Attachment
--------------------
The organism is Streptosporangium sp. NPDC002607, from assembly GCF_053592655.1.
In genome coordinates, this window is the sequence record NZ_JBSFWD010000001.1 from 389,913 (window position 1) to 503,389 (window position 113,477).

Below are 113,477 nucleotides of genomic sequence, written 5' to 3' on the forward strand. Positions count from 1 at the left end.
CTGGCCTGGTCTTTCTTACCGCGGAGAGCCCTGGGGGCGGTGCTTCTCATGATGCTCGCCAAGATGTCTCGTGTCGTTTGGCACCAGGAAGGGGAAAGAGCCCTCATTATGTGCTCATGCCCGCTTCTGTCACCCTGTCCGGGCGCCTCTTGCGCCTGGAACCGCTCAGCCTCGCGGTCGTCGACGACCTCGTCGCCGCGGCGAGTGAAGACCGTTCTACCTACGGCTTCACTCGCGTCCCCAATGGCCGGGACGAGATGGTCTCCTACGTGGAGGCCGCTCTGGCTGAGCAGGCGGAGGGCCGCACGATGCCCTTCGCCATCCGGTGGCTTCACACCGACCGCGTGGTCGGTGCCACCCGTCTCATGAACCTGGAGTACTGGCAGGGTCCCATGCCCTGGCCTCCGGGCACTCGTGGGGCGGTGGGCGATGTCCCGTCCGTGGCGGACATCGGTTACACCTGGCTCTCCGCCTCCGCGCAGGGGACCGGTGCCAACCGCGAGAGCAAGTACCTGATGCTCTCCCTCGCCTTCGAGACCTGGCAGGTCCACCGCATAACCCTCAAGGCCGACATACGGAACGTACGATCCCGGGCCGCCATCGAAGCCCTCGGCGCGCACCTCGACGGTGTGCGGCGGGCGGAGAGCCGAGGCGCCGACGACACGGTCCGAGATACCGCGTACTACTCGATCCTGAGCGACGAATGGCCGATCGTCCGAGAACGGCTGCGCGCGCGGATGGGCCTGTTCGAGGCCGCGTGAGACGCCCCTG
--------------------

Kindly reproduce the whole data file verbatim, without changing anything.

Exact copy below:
The organism is Streptosporangium sp. NPDC002607, from assembly GCF_053592655.1.
In genome coordinates, this window is the sequence record NZ_JBSFWD010000001.1 from 389,913 (window position 1) to 503,389 (window position 113,477).

Below are 113,477 nucleotides of genomic sequence, written 5' to 3' on the forward strand. Positions count from 1 at the left end.
CTGGCCTGGTCTTTCTTACCGCGGAGAGCCCTGGGGGCGGTGCTTCTCATGATGCTCGCCAAGATGTCTCGTGTCGTTTGGCACCAGGAAGGGGAAAGAGCCCTCATTATGTGCTCATGCCCGCTTCTGTCACCCTGTCCGGGCGCCTCTTGCGCCTGGAACCGCTCAGCCTCGCGGTCGTCGACGACCTCGTCGCCGCGGCGAGTGAAGACCGTTCTACCTACGGCTTCACTCGCGTCCCCAATGGCCGGGACGAGATGGTCTCCTACGTGGAGGCCGCTCTGGCTGAGCAGGCGGAGGGCCGCACGATGCCCTTCGCCATCCGGTGGCTTCACACCGACCGCGTGGTCGGTGCCACCCGTCTCATGAACCTGGAGTACTGGCAGGGTCCCATGCCCTGGCCTCCGGGCACTCGTGGGGCGGTGGGCGATGTCCCGTCCGTGGCGGACATCGGTTACACCTGGCTCTCCGCCTCCGCGCAGGGGACCGGTGCCAACCGCGAGAGCAAGTACCTGATGCTCTCCCTCGCCTTCGAGACCTGGCAGGTCCACCGCATAACCCTCAAGGCCGACATACGGAACGTACGATCCCGGGCCGCCATCGAAGCCCTCGGCGCGCACCTCGACGGTGTGCGGCGGGCGGAGAGCCGAGGCGCCGACGACACGGTCCGAGATACCGCGTACTACTCGATCCTGAGCGACGAATGGCCGATCGTCCGAGAACGGCTGCGCGCGCGGATGGGCCTGTTCGAGGCCGCGTGAGACGCCCCTG